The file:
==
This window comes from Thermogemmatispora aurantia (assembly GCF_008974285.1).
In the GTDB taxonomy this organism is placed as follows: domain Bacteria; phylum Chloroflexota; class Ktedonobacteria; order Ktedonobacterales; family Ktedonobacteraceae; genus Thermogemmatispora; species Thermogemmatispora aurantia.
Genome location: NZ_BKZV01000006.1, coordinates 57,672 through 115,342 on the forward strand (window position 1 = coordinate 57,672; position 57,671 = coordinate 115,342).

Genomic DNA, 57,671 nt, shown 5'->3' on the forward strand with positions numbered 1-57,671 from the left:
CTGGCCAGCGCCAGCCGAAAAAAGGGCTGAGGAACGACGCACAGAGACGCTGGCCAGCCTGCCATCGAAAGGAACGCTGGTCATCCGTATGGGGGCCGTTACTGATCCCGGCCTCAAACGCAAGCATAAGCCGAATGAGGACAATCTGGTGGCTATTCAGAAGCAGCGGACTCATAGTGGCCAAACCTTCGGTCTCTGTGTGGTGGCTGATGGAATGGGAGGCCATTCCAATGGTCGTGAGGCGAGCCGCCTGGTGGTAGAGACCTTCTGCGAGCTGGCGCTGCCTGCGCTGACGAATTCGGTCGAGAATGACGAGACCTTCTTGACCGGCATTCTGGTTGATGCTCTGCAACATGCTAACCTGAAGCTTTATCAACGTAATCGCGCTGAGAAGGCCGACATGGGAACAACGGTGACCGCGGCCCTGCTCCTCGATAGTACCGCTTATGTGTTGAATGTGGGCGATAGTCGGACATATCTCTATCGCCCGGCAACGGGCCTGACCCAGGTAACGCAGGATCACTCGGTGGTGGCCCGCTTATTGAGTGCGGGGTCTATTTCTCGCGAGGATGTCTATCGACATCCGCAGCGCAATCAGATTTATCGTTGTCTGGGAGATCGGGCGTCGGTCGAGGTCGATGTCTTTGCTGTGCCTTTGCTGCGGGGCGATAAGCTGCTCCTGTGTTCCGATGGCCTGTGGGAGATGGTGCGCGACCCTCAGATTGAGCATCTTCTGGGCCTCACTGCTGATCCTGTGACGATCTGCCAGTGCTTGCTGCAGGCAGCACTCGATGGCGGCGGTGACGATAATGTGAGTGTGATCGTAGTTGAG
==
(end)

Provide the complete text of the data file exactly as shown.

This window comes from Thermogemmatispora aurantia (assembly GCF_008974285.1).
In the GTDB taxonomy this organism is placed as follows: domain Bacteria; phylum Chloroflexota; class Ktedonobacteria; order Ktedonobacterales; family Ktedonobacteraceae; genus Thermogemmatispora; species Thermogemmatispora aurantia.
Genome location: NZ_BKZV01000006.1, coordinates 57,672 through 115,342 on the forward strand (window position 1 = coordinate 57,672; position 57,671 = coordinate 115,342).

Genomic DNA, 57,671 nt, shown 5'->3' on the forward strand with positions numbered 1-57,671 from the left:
CTGGCCAGCGCCAGCCGAAAAAAGGGCTGAGGAACGACGCACAGAGACGCTGGCCAGCCTGCCATCGAAAGGAACGCTGGTCATCCGTATGGGGGCCGTTACTGATCCCGGCCTCAAACGCAAGCATAAGCCGAATGAGGACAATCTGGTGGCTATTCAGAAGCAGCGGACTCATAGTGGCCAAACCTTCGGTCTCTGTGTGGTGGCTGATGGAATGGGAGGCCATTCCAATGGTCGTGAGGCGAGCCGCCTGGTGGTAGAGACCTTCTGCGAGCTGGCGCTGCCTGCGCTGACGAATTCGGTCGAGAATGACGAGACCTTCTTGACCGGCATTCTGGTTGATGCTCTGCAACATGCTAACCTGAAGCTTTATCAACGTAATCGCGCTGAGAAGGCCGACATGGGAACAACGGTGACCGCGGCCCTGCTCCTCGATAGTACCGCTTATGTGTTGAATGTGGGCGATAGTCGGACATATCTCTATCGCCCGGCAACGGGCCTGACCCAGGTAACGCAGGATCACTCGGTGGTGGCCCGCTTATTGAGTGCGGGGTCTATTTCTCGCGAGGATGTCTATCGACATCCGCAGCGCAATCAGATTTATCGTTGTCTGGGAGATCGGGCGTCGGTCGAGGTCGATGTCTTTGCTGTGCCTTTGCTGCGGGGCGATAAGCTGCTCCTGTGTTCCGATGGCCTGTGGGAGATGGTGCGCGACCCTCAGATTGAGCATCTTCTGGGCCTCACTGCTGATCCTGTGACGATCTGCCAGTGCTTGCTGCAGGCAGCACTCGATGGCGGCGGTGACGATAATGTGAGTGTGATCGTAGTTGAG